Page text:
Comments on “Why I am not worried about Japan’s nuclear reactors”
This very well written account of the possible causes and consequences of the nuclear accidents in Japan at fukushima has stormed to the top of Google search and has already garnered over 220,000 readers. The author is not a nuclear engineer, although he is clearly quite familiar with the technology involved and seems to have a very pragmatic approach to the risks involved.
The arguments and reassurances put forward are based in general on sound science, and do not need the backing of an appropriately qualified authority to back them up. The science is straight forward and is in general un-contentious.
There are a number of points in the account which I would like to comment on.
1) Fukushima reactor 1 does not have a core catcher assembly. This issue has come up in the comments to the post and means that if the core did melt the result would be less controlled than as described in the post. Having said that, this scenario seems unlikely as the core is cooling and is being moderated effectively by boron containing seawater.
2) It has been reported that radioactive Iodine and Caesium are contained in the released products. This is worrying as it may imply that the cladding on some of the fuel elements has been breached. Radioactive Iodine is taken up by the thyroid gland and can lead to cancer of the thyroid. Prompt Administration of Iodine to the affected population is an effective preventative measure at the levels which one would expect given current information. I don’t know about the health consequences of Caesium.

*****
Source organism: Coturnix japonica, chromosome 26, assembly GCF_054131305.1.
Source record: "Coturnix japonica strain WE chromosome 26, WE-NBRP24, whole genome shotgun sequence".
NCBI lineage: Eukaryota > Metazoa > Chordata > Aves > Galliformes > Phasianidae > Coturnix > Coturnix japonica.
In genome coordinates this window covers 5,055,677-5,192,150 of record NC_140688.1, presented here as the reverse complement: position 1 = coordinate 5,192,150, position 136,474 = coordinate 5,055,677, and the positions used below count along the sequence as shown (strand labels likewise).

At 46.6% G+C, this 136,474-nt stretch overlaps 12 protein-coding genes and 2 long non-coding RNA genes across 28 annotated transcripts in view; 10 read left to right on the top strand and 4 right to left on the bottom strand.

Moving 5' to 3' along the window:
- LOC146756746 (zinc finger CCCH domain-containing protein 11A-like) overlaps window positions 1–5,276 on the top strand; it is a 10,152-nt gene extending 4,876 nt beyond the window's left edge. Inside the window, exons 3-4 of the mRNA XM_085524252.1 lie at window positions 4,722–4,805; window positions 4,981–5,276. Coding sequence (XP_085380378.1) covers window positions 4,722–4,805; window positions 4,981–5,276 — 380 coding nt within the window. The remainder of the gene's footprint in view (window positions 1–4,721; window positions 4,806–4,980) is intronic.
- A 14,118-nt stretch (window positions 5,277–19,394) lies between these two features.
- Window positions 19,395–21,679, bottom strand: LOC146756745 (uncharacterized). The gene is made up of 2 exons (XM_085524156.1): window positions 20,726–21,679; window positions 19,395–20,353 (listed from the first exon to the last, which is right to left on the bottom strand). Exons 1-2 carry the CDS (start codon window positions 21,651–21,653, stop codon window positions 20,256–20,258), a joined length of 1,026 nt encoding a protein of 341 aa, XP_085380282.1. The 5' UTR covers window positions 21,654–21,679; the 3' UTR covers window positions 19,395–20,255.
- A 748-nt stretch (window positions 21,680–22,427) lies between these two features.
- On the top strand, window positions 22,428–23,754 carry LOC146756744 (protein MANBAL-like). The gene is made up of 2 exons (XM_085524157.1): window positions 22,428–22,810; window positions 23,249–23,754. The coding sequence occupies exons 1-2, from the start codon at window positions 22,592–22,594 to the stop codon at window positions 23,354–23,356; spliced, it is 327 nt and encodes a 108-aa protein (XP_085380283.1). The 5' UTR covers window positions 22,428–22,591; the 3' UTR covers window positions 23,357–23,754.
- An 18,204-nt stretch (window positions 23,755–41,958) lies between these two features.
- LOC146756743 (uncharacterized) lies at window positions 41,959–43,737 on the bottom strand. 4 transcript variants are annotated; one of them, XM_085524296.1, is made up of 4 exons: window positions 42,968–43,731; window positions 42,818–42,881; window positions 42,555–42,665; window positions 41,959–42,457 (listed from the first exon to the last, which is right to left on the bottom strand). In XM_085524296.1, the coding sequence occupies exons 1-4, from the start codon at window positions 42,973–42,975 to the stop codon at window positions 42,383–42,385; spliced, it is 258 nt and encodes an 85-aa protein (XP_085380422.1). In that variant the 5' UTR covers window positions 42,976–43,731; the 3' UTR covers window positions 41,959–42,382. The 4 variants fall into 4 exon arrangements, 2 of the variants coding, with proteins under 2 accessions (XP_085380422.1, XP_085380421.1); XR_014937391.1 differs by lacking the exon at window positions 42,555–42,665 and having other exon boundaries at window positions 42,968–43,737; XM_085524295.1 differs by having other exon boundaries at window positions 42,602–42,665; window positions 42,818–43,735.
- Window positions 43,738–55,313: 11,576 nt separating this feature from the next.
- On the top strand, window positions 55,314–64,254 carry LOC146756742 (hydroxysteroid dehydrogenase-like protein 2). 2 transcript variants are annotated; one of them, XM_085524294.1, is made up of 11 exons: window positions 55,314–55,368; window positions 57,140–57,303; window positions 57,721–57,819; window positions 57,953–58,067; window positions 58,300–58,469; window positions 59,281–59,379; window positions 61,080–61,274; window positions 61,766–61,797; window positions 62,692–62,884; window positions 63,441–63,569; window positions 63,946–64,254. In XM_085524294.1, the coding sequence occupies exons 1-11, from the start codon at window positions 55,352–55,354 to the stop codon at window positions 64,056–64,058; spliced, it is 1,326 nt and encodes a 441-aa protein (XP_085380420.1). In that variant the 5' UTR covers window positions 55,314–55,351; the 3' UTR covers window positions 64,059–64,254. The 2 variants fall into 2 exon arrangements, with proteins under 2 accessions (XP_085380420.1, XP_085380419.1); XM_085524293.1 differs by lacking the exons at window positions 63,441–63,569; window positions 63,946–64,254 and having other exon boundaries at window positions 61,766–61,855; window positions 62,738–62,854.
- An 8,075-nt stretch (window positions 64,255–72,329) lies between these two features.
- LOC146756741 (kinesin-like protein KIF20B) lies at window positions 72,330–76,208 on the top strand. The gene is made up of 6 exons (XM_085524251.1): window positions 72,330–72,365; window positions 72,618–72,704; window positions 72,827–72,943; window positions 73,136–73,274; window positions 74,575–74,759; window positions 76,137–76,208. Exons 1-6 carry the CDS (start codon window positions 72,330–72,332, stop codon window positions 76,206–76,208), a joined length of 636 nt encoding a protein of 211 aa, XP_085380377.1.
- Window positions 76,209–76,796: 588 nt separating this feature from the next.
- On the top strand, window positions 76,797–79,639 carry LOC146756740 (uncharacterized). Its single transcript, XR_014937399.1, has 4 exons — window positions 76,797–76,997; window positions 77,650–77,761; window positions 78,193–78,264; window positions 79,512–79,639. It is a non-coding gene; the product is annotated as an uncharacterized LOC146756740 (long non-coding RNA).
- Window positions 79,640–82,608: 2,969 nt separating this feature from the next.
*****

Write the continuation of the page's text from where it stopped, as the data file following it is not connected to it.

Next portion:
3) Some of the terminology used in the article is not standard. Thus as described in the article there are four levels of containment. It is more normal to describe the “stainless steel kettle” with its concrete surround as the primary containment.
Events have moved on, and we have seen what appears to be a further hydrogen explosion in Fukushima 3. Fukushima 3 is a later version of the same boiling water design and this version seems to have a “suppression pool” underneath the main reactor vessel.
My conclusion is be cautiously optimistic. The picture changes if it turns out that either of the reactors is leaking cooling water, or if significant amounts of the core becomes exposed and heat up in either reactor. One issue which has not been discussed extensively is the status of any spent or irradiated fuel which may be stored on site. Issues surround this have to potential to cause more widespread site contamination, jeopardising continuing operation of the other reactors present.
A trailmeme with some more technical documents is here